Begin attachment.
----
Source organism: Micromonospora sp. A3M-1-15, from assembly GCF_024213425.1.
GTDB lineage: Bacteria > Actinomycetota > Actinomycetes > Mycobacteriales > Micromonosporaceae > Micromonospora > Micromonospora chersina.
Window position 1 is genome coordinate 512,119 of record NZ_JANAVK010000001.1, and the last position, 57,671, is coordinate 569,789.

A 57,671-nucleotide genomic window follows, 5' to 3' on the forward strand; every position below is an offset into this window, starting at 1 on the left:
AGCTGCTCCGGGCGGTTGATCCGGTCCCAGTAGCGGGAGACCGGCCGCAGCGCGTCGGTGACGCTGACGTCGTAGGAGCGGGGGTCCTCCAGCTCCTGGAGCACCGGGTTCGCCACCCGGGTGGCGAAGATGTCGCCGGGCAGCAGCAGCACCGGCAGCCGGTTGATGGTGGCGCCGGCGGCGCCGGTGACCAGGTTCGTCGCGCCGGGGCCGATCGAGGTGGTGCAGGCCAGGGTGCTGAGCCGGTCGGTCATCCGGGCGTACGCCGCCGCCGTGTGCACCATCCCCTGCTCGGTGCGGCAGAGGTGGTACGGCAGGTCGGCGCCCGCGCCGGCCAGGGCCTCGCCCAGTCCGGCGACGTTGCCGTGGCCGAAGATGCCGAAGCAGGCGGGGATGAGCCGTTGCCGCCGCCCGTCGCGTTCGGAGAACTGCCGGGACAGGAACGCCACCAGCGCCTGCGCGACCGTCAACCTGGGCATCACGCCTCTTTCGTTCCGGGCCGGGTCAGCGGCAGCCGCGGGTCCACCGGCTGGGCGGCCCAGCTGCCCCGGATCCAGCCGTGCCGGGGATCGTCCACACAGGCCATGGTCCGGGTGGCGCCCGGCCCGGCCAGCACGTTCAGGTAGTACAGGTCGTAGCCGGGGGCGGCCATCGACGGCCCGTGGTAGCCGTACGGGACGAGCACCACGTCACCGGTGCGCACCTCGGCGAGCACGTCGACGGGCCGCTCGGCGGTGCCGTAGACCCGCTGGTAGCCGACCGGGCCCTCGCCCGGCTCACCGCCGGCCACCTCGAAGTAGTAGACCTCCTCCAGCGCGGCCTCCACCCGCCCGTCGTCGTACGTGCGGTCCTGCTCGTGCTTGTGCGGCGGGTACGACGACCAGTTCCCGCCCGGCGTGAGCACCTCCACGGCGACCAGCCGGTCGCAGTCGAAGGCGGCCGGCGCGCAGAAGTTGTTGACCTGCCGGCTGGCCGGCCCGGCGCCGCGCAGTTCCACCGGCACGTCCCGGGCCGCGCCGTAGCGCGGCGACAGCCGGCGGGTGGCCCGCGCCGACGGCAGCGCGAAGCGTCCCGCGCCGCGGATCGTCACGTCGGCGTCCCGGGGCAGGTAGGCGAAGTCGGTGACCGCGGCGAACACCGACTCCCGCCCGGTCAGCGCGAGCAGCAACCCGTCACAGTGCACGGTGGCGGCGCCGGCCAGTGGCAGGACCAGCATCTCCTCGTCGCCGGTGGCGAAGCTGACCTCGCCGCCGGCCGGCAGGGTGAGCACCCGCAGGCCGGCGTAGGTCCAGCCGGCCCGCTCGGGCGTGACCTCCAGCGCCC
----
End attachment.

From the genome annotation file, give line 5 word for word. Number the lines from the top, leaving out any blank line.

AGCTGCTCCGGGCGGTTGATCCGGTCCCAGTAGCGGGAGACCGGCCGCAGCGCGTCGGTGACGCTGACGTCGTAGGAGCGGGGGTCCTCCAGCTCCTGGAGCACCGGGTTCGCCACCCGGGTGGCGAAGATGTCGCCGGGCAGCAGCAGCACCGGCAGCCGGTTGATGGTGGCGCCGGCGGCGCCGGTGACCAGGTTCGTCGCGCCGGGGCCGATCGAGGTGGTGCAGGCCAGGGTGCTGAGCCGGTCGGTCATCCGGGCGTACGCCGCCGCCGTGTGCACCATCCCCTGCTCGGTGCGGCAGAGGTGGTACGGCAGGTCGGCGCCCGCGCCGGCCAGGGCCTCGCCCAGTCCGGCGACGTTGCCGTGGCCGAAGATGCCGAAGCAGGCGGGGATGAGCCGTTGCCGCCGCCCGTCGCGTTCGGAGAACTGCCGGGACAGGAACGCCACCAGCGCCTGCGCGACCGTCAACCTGGGCATCACGCCTCTTTCGTTCCGGGCCGGGTCAGCGGCAGCCGCGGGTCCACCGGCTGGGCGGCCCAGCTGCCCCGGATCCAGCCGTGCCGGGGATCGTCCACACAGGCCATGGTCCGGGTGGCGCCCGGCCCGGCCAGCACGTTCAGGTAGTACAGGTCGTAGCCGGGGGCGGCCATCGACGGCCCGTGGTAGCCGTACGGGACGAGCACCACGTCACCGGTGCGCACCTCGGCGAGCACGTCGACGGGCCGCTCGGCGGTGCCGTAGACCCGCTGGTAGCCGACCGGGCCCTCGCCCGGCTCACCGCCGGCCACCTCGAAGTAGTAGACCTCCTCCAGCGCGGCCTCCACCCGCCCGTCGTCGTACGTGCGGTCCTGCTCGTGCTTGTGCGGCGGGTACGACGACCAGTTCCCGCCCGGCGTGAGCACCTCCACGGCGACCAGCCGGTCGCAGTCGAAGGCGGCCGGCGCGCAGAAGTTGTTGACCTGCCGGCTGGCCGGCCCGGCGCCGCGCAGTTCCACCGGCACGTCCCGGGCCGCGCCGTAGCGCGGCGACAGCCGGCGGGTGGCCCGCGCCGACGGCAGCGCGAAGCGTCCCGCGCCGCGGATCGTCACGTCGGCGTCCCGGGGCAGGTAGGCGAAGTCGGTGACCGCGGCGAACACCGACTCCCGCCCGGTCAGCGCGAGCAGCAACCCGTCACAGTGCACGGTGGCGGCGCCGGCCAGTGGCAGGACCAGCATCTCCTCGTCGCCGGTGGCGAAGCTGACCTCGCCGCCGGCCGGCAGGGTGAGCACCCGCAGGCCGGCGTAGGTCCAGCCGGCCCGCTCGGGCGTGACCTCCAGCGCCC